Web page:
The couple had some illustrious descendents, however. One of their granddaughters, for instance, was the famous African American poet, educator and anti-slavery activist, Charlotte Forten Grimke.
Another footnote: James Carthcart Johnston and Edy Wood’s youngest daughter, Annie, eventually moved to Salem, Mass., and married one of Aaron Burr’s grandsons. That means that Annie Wood— born a slave—was the granddaughter of a governor and married the grandson of a vice president!
Somehow Lin-Manuel Miranda should have found a way to work that into Hamilton (just saying).
At Greenfield, as at all the great seine fisheries on Albemarle Sound and its tributaries, success depended on the knowledge, experience and skill of the African American workers. Typically, a superintendent and clerk were a seine fishery’s only white employees.
African Americans made up the rest of a typical fishery’s laborers, including fishermen, engineers, fish cutters, packers, cooks, coopers and a carpenter.
Even fishery managers were often African American, as well as the captains of the two fishing flats on which everything ultimately depended. At Greenfield, Obadiah Faulk was captain of the Fish Hawk, while Mack Towe was captain of the Greenfield.
The fishery’s female hands were tenants on Frank Wood’s farm. A small number of the male tenants at Greenfield also worked at the fishing beach, but Wood does not seem to have been able to afford to take more away from his fields.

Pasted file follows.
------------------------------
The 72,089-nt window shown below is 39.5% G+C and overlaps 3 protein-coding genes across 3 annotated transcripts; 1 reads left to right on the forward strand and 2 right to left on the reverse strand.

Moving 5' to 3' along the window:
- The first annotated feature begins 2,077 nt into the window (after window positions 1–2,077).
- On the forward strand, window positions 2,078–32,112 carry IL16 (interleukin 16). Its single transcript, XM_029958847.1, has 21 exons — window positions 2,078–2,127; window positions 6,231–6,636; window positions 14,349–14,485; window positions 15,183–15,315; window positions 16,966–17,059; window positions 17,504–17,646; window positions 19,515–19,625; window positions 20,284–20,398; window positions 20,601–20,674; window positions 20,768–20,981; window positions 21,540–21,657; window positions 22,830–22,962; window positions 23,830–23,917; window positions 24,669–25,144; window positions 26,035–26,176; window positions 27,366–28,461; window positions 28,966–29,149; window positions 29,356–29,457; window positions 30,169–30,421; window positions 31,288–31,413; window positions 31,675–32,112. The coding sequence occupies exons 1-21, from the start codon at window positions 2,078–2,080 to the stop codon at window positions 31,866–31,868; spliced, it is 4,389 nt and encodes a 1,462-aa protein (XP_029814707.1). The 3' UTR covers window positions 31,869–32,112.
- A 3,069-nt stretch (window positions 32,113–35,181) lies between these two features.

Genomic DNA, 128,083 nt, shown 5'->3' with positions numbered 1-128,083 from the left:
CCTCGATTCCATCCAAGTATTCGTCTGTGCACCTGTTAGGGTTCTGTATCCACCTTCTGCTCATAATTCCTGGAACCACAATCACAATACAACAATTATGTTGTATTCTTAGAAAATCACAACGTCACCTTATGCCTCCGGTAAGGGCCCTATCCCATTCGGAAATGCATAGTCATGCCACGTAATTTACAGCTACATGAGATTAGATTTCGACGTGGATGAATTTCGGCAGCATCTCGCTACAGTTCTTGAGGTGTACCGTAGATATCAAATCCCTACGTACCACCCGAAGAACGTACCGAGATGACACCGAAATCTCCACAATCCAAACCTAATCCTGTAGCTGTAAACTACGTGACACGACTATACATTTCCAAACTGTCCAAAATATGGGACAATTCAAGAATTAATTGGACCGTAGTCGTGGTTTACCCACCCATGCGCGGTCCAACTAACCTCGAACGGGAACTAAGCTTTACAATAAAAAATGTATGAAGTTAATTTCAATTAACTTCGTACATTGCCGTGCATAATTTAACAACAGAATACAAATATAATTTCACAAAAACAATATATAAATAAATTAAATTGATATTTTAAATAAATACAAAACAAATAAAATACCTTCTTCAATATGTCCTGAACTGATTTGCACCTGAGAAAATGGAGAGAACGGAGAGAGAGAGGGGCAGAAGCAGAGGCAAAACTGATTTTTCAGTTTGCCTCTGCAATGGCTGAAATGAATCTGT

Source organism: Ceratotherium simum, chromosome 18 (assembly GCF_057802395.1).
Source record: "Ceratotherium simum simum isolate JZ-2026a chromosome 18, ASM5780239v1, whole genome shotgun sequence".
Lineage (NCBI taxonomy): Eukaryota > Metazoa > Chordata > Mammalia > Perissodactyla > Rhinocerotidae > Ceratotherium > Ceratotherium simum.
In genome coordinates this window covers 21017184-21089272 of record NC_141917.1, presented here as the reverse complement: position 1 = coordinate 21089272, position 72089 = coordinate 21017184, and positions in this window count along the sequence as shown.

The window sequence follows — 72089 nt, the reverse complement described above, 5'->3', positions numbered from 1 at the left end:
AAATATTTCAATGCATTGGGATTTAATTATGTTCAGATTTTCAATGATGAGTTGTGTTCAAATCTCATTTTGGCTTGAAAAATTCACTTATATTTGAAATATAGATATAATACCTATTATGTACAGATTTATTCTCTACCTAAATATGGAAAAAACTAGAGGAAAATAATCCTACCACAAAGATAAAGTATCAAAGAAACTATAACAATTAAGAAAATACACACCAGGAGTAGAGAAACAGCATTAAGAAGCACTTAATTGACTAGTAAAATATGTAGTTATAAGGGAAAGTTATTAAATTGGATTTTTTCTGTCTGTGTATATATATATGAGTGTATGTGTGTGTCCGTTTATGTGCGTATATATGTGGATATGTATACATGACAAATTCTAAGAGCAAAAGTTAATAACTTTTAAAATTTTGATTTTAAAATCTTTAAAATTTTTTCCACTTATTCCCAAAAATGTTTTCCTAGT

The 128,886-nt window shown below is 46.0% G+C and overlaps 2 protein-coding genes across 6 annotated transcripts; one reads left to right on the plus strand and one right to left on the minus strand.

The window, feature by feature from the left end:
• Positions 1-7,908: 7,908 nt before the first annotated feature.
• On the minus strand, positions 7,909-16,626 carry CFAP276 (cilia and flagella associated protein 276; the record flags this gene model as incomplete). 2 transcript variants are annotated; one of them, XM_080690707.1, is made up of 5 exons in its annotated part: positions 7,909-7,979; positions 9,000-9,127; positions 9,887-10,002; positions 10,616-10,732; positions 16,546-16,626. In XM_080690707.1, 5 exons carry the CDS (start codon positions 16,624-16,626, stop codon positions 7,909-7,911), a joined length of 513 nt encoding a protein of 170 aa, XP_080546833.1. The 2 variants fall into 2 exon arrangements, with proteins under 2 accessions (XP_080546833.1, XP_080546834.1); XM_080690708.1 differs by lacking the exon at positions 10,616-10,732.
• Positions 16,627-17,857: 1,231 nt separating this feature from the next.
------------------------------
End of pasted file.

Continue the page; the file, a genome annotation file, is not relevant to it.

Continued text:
Instead, Wood employed men from other parts of the Albemarle at the fishery. Some lived as close as Edenton, but others traveled to the fishing beach from as far away as Bertie, Perquimans, Hertford and Gates counties. Some may even have come down the Roanoke River from as far inland as Northampton and Halifax counties.
Their journeys from their homes to the Albemarle sometimes took many days and the sight of troupes of fishermen and women traveling to the shore, excited at the prospect of fish dinners and a rare bit of cash in their pockets, was its own seasonal rite in the counties along the Albemarle Sound.
In many cases, they were re-tracing a migratory route that they had followed since they were children and that their ancestors had made every winter long before the Civil War.
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A special acknowledgment– I’ll be listing my most important historical sources at the end of my “Herring Week” series, but I want to make special mention here of one of them– Mary Maillard’s article, “`Faithfully Drawn from Real Life:’ Autobiographical Elements in Frank J. Webb’s The Garies and Their Friends,” which appeared in the Pennsylvania Magazine of History and Biography vol. 103 (fall 2013), pages 261-300. The article focuses on one of the earliest African American novels, which was written by Annie Wood’s brother-in-law, Frank J. Webb, and includes excellent new research on the relationship of her mother, Edith “Edy” Wood, and James Cathcart Johnston.
Next up– Herring Week, Day 5– The Lay of the Land